With regard to changing the attitudes of health insurance companies, Berkshire Hathaway owns several insurance companies and has significant experience in managing risk. Perhaps part of the strategy of this new healthcare company would be to leverage that capability to implement products tailored to a new healthcare delivery model.

In the pharmaceutical space, it was announced on June 28 that Amazon had purchased PillPack, an online pharmacy company that provides individualized dose-packaged prescription medications to patients in all 50 states. In addition, Amazon already offers Basic Care, its own over-the-counter medication service, as well as a wide variety of medical supplies, through its convenient online ordering system and rapid-delivery model.

As large employers, these companies have the ability to require that employees become more responsible for maintaining their health through lifestyle modifications. Those employees who do not abstain from tobacco use, maintain a healthy body mass, or exercise on a regular basis, would likely pay significantly higher premiums to participate in the company plan or be forced to find coverage elsewhere.

It appears that this new venture will have the ability to influence three of the above-mentioned forces in the healthcare equation. The only remaining group that will need to change is the medical providers. This new venture will have the financial resources necessary to hire its own medical workforce. However, that may not be necessary. Some hospital systems and medical providers might welcome the opportunity to explore novel approaches to provide care for this group of relatively young and healthy patients, who are motivated to participate in their care and live a healthy lifestyle.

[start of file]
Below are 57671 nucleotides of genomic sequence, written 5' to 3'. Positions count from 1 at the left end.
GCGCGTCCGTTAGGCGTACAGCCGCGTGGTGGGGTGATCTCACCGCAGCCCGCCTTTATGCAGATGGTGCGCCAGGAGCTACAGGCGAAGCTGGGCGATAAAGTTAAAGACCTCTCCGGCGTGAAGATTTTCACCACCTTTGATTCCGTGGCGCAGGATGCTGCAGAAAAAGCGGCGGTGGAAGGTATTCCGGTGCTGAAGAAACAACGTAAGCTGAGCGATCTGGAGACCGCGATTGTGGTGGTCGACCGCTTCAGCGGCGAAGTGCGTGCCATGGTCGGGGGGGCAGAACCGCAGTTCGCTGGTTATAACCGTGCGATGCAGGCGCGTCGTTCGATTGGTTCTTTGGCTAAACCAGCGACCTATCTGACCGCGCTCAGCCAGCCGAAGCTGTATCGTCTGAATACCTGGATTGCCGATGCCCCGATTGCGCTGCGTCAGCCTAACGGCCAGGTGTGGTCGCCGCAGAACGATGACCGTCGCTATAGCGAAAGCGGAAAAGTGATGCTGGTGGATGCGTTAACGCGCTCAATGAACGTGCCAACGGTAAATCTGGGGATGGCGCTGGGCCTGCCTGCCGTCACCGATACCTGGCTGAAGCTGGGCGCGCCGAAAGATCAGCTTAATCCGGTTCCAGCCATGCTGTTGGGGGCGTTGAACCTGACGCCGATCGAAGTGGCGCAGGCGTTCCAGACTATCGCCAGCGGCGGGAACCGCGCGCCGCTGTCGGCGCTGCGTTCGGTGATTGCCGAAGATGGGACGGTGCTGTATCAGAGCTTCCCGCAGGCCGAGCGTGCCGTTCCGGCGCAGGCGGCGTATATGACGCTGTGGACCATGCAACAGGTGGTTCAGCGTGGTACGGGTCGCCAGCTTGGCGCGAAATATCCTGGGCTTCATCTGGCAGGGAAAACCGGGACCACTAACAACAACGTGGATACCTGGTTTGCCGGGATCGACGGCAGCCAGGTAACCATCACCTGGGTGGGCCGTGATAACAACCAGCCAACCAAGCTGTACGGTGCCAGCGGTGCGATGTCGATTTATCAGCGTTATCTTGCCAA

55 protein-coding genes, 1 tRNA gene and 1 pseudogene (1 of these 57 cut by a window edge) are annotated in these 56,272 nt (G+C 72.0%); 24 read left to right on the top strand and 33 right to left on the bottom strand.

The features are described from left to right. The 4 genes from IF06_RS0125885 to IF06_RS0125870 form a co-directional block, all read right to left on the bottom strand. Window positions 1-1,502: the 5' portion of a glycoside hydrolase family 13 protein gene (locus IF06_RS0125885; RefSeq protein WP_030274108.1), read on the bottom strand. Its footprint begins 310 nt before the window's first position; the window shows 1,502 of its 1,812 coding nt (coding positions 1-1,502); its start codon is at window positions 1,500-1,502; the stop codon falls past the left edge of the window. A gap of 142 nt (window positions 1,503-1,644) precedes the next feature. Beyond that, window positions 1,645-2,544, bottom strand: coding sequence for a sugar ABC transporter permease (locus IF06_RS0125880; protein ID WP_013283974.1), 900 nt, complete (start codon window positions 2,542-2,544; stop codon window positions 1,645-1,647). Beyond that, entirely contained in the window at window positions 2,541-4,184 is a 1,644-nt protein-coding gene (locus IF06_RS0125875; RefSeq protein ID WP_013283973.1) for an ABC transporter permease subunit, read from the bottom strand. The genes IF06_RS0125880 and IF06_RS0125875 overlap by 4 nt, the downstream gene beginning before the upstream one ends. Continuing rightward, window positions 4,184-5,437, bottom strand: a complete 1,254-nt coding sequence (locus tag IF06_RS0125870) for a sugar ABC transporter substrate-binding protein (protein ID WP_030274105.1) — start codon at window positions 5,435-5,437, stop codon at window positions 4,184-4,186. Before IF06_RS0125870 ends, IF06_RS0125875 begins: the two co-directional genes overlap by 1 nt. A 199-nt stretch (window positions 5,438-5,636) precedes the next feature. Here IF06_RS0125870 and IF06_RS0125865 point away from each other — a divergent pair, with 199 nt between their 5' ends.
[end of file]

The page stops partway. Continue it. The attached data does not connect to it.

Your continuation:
While much still remains unknown about how this new venture will ultimately function, these three corporations are positioning themselves to provide cost-efficient healthcare coverage for their employees. The laboratory community can assist with this initiative by continuing to promote the Choosing Wisely initiatives that seek to inform both patients and physicians on the appropriate utilization of laboratory tests and services. This list will expand in the coming years as the American Society for Clinical Pathology and other participating medical specialty societies continue to identify and curtail medical practices and procedures that do little to improve health and serve only to drive up costs. If we fail to deal effectively with this issue, ventures such as the one currently being organized by Bezos, Buffett, and Dimon will likely solve it without us.

Change in health care is now upon us. Among other changes, the emergence of new ventures such as this have the potential to dramatically alter how laboratory services are provided in the future. I suggest that it is time that we all roll up our sleeves and get serious about identifying and eliminating wasteful practices in our own institutions. It is critical that we demonstrate our profession’s commitment to improve outcomes and reduce cost.